yarmouth orthapaedic surgeon

Anterior Cruciate Ligament (ACL) Reconstruction

The anterior cruciate ligament is the main internal stabiliser of the knee. It is often injured in cutting or turning sports such as football and rugby.

Once ruptured, the ACL has no potential to heal. If you want to return to sport which involves changing direction quickly – then you probably require and ACL reconstruction. Occasionally only 1 out of the 2 bundles has torn – in this case I can reconstruct the torn part, leaving the original bundle intact.

Techniques in ACL reconstruction have rapidly advanced in recent years. I can offer the very latest “AM portal” technique which ensures anatomic placement of your graft. The older technique, which placed the graft via the “trans-tibial “approach, is now known not to restore rotational stability which could lead to rupture of the graft.

The aim of surgery is to restore knee stability without compromising movement. This will ensure rapid return to back to sport within 6-9 months.


Instability or giving way (especially changing direction or turning) Pain (if other structures have been damaged)

Before surgery

You will see a physiotherapist who will give you exercises that will ensure that the muscles (quadriceps and hamstrings) are in the best possible condition prior to surgery. You will practice with crutches and go through the stages for rehabilitation (link to ACL rehab) with them. You are usually required to attend a pre-operative assessment.

The operation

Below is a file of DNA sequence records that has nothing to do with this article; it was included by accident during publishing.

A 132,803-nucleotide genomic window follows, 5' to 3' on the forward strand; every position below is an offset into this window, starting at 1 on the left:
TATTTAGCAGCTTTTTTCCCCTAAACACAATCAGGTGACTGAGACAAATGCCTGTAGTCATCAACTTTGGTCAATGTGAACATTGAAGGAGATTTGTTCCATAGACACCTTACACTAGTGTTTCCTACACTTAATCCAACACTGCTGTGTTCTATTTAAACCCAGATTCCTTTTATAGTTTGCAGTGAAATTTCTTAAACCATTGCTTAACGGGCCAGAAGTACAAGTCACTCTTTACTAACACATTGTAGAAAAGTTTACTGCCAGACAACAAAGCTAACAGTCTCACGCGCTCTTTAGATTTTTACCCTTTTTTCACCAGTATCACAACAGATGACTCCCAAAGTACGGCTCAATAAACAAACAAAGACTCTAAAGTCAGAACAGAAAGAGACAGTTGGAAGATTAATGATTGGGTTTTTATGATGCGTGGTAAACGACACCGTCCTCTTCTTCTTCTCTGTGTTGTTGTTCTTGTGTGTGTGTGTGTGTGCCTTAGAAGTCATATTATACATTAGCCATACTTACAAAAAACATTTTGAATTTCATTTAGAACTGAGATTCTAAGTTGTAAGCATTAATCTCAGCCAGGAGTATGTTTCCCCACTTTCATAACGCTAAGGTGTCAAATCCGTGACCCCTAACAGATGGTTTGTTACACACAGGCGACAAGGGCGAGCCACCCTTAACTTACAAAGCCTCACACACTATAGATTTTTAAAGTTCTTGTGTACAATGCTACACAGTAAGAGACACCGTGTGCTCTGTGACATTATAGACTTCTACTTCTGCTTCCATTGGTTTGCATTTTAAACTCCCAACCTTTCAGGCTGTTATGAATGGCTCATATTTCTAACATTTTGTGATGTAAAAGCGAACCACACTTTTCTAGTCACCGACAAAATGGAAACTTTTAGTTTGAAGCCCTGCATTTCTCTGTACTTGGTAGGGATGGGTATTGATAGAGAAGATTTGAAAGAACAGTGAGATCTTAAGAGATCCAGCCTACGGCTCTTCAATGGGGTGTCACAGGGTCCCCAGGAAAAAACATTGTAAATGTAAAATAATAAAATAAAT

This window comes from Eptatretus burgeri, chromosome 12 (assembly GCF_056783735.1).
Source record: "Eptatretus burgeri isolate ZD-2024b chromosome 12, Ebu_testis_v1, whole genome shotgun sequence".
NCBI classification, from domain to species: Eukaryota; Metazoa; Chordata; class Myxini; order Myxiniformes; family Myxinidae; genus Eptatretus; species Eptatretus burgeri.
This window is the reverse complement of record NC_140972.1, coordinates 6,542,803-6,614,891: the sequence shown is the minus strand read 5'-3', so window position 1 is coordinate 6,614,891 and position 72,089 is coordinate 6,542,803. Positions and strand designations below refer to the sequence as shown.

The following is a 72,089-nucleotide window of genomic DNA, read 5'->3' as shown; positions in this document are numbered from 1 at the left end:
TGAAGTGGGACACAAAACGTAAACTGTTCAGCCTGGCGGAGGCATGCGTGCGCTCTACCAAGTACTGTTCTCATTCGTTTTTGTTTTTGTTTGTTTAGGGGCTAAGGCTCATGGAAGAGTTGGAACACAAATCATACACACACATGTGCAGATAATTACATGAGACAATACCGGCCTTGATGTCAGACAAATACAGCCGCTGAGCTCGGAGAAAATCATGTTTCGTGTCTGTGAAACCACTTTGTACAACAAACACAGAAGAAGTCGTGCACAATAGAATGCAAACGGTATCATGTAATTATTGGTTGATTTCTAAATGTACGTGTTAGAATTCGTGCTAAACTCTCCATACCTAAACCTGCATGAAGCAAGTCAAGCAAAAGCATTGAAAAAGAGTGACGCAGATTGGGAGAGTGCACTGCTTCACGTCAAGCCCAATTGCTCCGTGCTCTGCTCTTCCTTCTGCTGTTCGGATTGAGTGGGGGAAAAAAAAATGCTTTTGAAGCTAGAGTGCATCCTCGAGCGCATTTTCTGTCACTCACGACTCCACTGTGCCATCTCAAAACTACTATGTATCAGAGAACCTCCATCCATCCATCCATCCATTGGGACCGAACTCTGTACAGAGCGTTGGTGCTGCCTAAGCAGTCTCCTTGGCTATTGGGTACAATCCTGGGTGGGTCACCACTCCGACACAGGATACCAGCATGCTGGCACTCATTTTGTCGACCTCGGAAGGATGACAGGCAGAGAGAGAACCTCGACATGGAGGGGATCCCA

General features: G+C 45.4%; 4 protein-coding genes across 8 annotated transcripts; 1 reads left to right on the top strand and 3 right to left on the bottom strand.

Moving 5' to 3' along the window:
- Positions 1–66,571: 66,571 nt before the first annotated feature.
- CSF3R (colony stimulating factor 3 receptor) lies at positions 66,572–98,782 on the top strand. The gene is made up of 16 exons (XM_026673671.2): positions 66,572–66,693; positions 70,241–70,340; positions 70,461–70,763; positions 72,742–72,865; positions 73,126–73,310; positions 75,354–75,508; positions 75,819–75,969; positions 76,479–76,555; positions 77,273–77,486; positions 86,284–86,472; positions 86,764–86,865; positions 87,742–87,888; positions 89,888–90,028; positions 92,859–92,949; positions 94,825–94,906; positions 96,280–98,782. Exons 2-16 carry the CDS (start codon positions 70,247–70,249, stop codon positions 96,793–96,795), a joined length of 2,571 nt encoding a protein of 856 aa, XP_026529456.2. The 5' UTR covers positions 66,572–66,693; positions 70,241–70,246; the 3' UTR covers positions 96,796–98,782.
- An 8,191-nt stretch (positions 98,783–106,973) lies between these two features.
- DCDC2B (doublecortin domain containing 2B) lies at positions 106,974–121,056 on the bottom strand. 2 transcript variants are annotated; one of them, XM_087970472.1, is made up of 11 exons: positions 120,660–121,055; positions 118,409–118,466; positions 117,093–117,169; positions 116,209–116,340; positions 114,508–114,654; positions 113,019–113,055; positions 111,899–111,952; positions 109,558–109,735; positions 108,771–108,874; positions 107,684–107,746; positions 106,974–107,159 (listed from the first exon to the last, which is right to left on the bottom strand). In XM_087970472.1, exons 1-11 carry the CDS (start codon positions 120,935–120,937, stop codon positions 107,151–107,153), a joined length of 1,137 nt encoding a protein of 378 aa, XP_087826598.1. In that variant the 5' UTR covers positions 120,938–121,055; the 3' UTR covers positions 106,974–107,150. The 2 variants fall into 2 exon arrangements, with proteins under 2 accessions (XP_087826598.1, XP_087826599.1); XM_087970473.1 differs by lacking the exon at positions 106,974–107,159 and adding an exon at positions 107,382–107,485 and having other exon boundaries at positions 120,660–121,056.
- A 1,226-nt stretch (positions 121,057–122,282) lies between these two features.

You will be admitted to the Charnwood Suite on the day of surgery. You will usually have a general anaesthetic. The procedure is mainly done through key-hole surgery. It is usual to have 4, 1cm incisions around the knee and 2-3cm incision on the inner aspect of your upper shin. The operation usually takes 60-90 minutes. I routinely use 2 of your own hamstring tendons from the inner thigh for the graft. The donor site is not usually painful afterwards and there is no significant decrease in flexion strength of the knee. These are doubled over to form a very strong graft (stronger than your original ACL!). 2 tunnels are made in the lower femur and upper tibia to pass the graft through the knee. The graft is slid through the tunnels and fixed to the femoral side using an Endobutton TM. The knee is then moved with the graft under tension to ensure a full range of movement of the knee is possible and that the graft is as taut as possible. The graft is fixed in the tibial tunnel using the Bio-intrafix TM system.